Participatory Practices in Art & Science
In May 2014, Subtle Technologies will be holding its 17th annual festival in Toronto. Our symposium, performances, workshops, screenings, exhibitions and networking sessions provide a forum to explore ideas and pose questions at the intersection of art, science and technology. Subtle Technologies is known internationally for presenting artists and scientists whose work is at the leading edge of their respective disciplines and creating a space for dialogue that leads to future discussions and collaborations.
Our theme for 2014 is “Open Culture”. The festival will celebrate the ways artists and scientists are creating and making use of tools and techniques to harness the collective power, knowledge and creativity of the citizen. Bringing together artists and scientists who are working in these domains will open streams of dialogue leading to increased collaboration between artists and scientists who are interested in contributions of an engaged public. We are currently accepting submissions by artists, curators and scientists on the ideas presented below as well as others that fall under the umbrella of participatory culture.
One of the topics we would like to explore is citizen science. There are numerous current examples, such as “SETI at Home”, EyeWire, Galaxy Zoo and foldit. These projects allow the public to contribute to large online science endeavours. Citizen science projects are not without controversy. The recently announced project uBiome is a crowd-sourced project that invites volunteers to have the makeup of microbes on their body analyzed. They are facing a large outcry from ethicists on the ethics and privacy issues that their project to date hasn’t addressed. We welcome submissions that explore the role of citizen science, benefits, pitfalls, mechanisms, philosophy and ethics surrounding non-scientists involved in scientific research.
Another related movement in contemporary science is open science. This concept suggests that scientists share their data as quickly as possible, allowing others to benefit from and make use of their research. “Open notebook science” implies the dissemination of both raw and processed scientific data as it is captured. We would like to invite practitioners, advocates and critics of open science to contribute submissions to our festival.
The festival will also explore the ways artists invoke participatory culture in the creation of tools and artworks. Media artists have fully engaged in the networked world and are making use of mobile networks and ubiquitous computing in their artworks. These technologies allow for real time interaction and data collection. With the recent movement towards Open Data in cities, artists are finding a wealth of data sets generated by citizens to create art that explores the ebb and flow of the city through the visualization and sonification of that data. Media artists drive a number of open source projects that harness the collective knowledge of others to develop powerful open source creative tools such as Pure Data, Processing and Dynebolic. These tools and others have become the “Swiss Army Knives” of contemporary media artists. The recent rise of popularity in hacker spaces and maker communities see the fusion of artists, technologists and scientists coming together to co-operatively create projects which straddle the art/science/technology boundaries. We would like to present some of these projects as well as discuss the DIY movement in general terms as it relates to art and science. Crowdsourcing has become an integral element in the recent rise of participatory culture. We are seeking submissions that discuss this and other creative approaches to empowering individuals and collectives to realize their goals.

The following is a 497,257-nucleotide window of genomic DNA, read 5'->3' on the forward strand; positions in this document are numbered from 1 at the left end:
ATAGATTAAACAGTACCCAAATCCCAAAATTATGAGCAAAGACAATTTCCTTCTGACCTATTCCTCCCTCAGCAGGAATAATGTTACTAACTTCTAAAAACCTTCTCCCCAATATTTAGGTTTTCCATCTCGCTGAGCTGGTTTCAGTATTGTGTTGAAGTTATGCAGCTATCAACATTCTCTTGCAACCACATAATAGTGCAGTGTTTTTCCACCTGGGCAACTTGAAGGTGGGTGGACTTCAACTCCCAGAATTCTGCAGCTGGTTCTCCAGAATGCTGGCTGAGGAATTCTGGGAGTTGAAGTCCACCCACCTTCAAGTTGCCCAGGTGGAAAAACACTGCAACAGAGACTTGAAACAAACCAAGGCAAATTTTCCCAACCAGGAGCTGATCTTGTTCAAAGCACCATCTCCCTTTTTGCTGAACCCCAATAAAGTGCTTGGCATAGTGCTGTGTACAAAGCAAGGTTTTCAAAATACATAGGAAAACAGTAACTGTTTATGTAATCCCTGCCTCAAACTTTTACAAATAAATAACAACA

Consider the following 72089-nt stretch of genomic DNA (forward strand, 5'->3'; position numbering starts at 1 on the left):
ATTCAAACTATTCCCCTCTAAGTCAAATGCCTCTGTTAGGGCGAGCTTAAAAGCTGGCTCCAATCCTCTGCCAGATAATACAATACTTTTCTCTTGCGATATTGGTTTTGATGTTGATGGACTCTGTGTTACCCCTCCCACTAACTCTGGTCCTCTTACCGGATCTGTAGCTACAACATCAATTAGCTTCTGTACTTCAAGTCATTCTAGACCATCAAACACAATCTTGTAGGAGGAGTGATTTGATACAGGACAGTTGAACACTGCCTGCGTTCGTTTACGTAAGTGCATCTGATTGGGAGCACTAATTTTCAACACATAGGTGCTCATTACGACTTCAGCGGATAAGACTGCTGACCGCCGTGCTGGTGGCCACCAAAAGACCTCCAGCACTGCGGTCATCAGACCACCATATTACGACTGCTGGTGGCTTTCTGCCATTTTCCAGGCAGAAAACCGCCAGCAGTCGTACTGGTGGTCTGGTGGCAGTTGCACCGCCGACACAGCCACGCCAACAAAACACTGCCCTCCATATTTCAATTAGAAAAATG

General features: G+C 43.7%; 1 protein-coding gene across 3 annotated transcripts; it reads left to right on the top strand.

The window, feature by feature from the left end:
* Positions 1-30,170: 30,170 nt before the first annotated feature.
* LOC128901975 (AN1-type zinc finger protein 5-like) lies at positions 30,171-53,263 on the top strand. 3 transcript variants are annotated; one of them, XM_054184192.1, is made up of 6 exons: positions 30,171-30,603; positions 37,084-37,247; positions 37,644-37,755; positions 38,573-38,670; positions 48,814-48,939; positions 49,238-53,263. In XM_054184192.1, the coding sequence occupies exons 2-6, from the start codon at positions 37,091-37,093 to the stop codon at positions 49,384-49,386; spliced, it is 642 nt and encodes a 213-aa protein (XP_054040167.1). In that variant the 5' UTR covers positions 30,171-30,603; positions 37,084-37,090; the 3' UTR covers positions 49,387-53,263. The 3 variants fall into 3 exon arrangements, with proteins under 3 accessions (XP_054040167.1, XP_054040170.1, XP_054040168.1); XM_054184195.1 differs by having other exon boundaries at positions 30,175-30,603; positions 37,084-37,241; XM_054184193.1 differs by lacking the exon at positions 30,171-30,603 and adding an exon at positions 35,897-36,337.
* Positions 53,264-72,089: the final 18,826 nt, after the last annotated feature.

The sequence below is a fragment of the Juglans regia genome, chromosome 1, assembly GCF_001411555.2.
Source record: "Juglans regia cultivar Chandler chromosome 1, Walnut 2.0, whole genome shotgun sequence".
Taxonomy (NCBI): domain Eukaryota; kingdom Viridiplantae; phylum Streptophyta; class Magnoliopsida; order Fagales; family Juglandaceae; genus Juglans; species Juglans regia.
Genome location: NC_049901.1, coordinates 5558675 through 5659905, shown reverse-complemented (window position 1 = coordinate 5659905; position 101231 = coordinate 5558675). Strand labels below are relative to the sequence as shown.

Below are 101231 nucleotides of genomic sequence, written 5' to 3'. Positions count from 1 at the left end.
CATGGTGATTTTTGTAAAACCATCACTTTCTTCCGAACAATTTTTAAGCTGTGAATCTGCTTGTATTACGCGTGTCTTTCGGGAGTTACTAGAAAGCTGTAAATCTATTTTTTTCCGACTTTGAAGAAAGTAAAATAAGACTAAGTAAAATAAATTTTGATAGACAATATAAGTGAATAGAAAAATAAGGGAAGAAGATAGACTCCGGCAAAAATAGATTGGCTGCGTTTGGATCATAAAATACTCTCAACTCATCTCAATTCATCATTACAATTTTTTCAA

We are interested in these and other interpretations of our theme across disciplines and cultures. Our 2014 festival will explore open culture and participatory practices through exhibitions, workshops, panels, screenings, a symposium and poster session. All selected participants will be paid a small honorarium for their participation, however please note that we are usually unable to provide travel expenses.
Before submitting your proposal, please take a look at the archives on our website to get a sense of our previous programming. We encourage you to state clearly how your submission relates to our theme and festival, and to be as precise as possible in your project description, especially on the following points:
- Symposium presentations: please submit in clear terms the subject matter you would like to cover in your talk. Presentations are typically between 20 to 45 minutes.
- Curatorial ideas: please submit a curatorial statement with a list of artists whenever possible.
- Workshop ideas: please include the number of participants the workshop is geared towards as well as space and technical requirements.
- Exhibitions: please outline basic space and technical requirements.
- Performances: please outline basic space and technical requirements.
This call for proposal is free to enter and must be submitted via our dedicated online form.
For any questions, please contact Fanny Martin, General Manager, at fanny @ subtletechnologies.com.
We look forward to your submission and hope to see you in Toronto in the spring of 2014.